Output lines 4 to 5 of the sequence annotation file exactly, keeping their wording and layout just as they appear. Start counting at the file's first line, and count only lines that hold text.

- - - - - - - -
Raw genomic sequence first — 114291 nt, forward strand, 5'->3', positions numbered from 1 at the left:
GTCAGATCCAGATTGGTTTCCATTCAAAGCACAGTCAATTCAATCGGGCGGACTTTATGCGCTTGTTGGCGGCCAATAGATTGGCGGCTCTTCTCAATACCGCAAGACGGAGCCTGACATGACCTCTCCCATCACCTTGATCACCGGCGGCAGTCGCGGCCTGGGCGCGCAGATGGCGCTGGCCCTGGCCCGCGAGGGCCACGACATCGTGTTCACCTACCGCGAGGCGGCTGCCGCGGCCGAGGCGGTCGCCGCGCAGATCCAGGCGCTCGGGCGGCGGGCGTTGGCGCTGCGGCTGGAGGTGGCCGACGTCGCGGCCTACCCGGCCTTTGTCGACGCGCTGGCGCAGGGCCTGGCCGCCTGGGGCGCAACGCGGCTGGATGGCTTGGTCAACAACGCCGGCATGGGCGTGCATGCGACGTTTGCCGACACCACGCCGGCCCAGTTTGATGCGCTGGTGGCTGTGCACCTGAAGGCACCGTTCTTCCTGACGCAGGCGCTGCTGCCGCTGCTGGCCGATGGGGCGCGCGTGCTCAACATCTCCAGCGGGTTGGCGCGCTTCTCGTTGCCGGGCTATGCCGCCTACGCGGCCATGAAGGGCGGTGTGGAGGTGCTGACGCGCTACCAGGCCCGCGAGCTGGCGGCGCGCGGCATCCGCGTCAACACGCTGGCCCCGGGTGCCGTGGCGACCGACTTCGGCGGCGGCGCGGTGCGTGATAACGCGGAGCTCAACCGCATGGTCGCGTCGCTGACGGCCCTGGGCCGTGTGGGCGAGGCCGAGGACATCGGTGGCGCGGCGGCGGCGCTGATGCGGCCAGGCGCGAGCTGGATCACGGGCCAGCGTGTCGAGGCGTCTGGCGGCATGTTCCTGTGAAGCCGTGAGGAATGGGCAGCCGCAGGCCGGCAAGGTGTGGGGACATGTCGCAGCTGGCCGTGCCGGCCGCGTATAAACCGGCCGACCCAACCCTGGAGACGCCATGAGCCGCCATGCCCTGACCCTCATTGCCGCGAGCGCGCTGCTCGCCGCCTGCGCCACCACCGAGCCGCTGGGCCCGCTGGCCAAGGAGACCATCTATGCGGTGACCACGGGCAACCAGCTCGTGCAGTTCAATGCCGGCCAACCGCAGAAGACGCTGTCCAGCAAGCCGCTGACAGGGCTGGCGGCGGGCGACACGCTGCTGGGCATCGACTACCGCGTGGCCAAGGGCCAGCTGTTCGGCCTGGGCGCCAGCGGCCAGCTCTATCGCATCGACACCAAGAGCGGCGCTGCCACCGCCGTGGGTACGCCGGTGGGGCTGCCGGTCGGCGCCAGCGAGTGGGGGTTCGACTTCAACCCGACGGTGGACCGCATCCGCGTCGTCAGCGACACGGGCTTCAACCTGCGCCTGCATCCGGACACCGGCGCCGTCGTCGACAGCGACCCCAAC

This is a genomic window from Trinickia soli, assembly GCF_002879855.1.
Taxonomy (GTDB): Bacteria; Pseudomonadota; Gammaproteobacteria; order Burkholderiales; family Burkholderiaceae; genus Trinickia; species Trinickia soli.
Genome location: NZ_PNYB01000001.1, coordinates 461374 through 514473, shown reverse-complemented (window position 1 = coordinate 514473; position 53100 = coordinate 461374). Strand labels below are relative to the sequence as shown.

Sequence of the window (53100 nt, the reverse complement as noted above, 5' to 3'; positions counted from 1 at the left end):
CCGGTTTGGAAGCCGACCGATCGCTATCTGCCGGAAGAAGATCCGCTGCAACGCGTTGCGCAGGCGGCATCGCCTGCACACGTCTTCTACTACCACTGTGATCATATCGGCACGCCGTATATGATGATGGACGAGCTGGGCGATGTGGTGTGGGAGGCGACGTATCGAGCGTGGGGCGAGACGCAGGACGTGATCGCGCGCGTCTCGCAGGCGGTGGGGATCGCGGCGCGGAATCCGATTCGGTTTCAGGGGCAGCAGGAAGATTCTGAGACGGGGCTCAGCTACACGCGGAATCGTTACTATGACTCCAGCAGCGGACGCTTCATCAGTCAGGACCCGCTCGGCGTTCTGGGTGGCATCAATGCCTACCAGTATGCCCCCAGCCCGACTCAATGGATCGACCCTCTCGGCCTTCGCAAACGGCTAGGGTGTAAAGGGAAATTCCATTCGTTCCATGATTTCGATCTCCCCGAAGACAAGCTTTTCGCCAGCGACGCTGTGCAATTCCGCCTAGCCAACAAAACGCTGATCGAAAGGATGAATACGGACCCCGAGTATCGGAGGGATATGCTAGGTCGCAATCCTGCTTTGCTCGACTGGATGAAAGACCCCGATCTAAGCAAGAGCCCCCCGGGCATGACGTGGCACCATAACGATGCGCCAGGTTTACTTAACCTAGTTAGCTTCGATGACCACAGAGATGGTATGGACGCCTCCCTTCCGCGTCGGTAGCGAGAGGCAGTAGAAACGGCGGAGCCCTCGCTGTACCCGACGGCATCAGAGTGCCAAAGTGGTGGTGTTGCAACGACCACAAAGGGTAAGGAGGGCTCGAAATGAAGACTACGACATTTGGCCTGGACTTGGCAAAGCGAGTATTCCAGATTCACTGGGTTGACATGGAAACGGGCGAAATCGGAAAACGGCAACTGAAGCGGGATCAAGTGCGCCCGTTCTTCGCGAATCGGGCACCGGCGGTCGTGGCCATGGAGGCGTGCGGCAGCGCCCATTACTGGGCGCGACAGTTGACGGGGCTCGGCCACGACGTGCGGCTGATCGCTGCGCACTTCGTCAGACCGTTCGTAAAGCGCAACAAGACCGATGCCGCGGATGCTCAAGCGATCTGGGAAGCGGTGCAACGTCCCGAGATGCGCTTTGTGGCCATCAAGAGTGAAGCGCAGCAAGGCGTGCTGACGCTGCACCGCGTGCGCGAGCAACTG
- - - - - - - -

Taxonomy (GTDB): Bacteria; Pseudomonadota; Gammaproteobacteria; order Burkholderiales; family Burkholderiaceae; genus Trinickia; species Trinickia soli.
Genome location: NZ_PNYB01000001.1, coordinates 461374 through 514473, shown reverse-complemented (window position 1 = coordinate 514473; position 53100 = coordinate 461374). Strand labels below are relative to the sequence as shown.